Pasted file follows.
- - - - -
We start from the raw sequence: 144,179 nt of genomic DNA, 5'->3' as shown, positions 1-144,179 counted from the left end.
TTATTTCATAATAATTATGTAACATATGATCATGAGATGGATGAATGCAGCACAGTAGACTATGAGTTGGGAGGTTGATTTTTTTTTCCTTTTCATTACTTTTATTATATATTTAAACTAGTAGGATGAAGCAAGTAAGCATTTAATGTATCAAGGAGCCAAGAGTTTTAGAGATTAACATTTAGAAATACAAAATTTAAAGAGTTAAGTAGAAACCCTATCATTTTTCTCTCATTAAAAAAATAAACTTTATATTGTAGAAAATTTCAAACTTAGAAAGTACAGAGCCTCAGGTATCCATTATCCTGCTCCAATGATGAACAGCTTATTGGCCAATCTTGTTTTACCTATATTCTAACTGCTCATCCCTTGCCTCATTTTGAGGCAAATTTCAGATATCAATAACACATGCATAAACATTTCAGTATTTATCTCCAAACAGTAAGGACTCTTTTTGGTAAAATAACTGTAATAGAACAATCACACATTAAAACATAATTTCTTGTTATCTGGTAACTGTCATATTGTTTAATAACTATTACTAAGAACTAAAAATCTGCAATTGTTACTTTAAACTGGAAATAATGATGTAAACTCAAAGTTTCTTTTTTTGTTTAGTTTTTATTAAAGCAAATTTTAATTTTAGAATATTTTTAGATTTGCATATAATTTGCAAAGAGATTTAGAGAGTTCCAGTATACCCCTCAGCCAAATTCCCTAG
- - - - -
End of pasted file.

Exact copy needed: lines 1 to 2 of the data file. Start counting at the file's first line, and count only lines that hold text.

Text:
We start from the raw sequence: 144,179 nt of genomic DNA, 5'->3' as shown, positions 1-144,179 counted from the left end.
TTATTTCATAATAATTATGTAACATATGATCATGAGATGGATGAATGCAGCACAGTAGACTATGAGTTGGGAGGTTGATTTTTTTTTCCTTTTCATTACTTTTATTATATATTTAAACTAGTAGGATGAAGCAAGTAAGCATTTAATGTATCAAGGAGCCAAGAGTTTTAGAGATTAACATTTAGAAATACAAAATTTAAAGAGTTAAGTAGAAACCCTATCATTTTTCTCTCATTAAAAAAATAAACTTTATATTGTAGAAAATTTCAAACTTAGAAAGTACAGAGCCTCAGGTATCCATTATCCTGCTCCAATGATGAACAGCTTATTGGCCAATCTTGTTTTACCTATATTCTAACTGCTCATCCCTTGCCTCATTTTGAGGCAAATTTCAGATATCAATAACACATGCATAAACATTTCAGTATTTATCTCCAAACAGTAAGGACTCTTTTTGGTAAAATAACTGTAATAGAACAATCACACATTAAAACATAATTTCTTGTTATCTGGTAACTGTCATATTGTTTAATAACTATTACTAAGAACTAAAAATCTGCAATTGTTACTTTAAACTGGAAATAATGATGTAAACTCAAAGTTTCTTTTTTTGTTTAGTTTTTATTAAAGCAAATTTTAATTTTAGAATATTTTTAGATTTGCATATAATTTGCAAAGAGATTTAGAGAGTTCCAGTATACCCCTCAGCCAAATTCCCTAG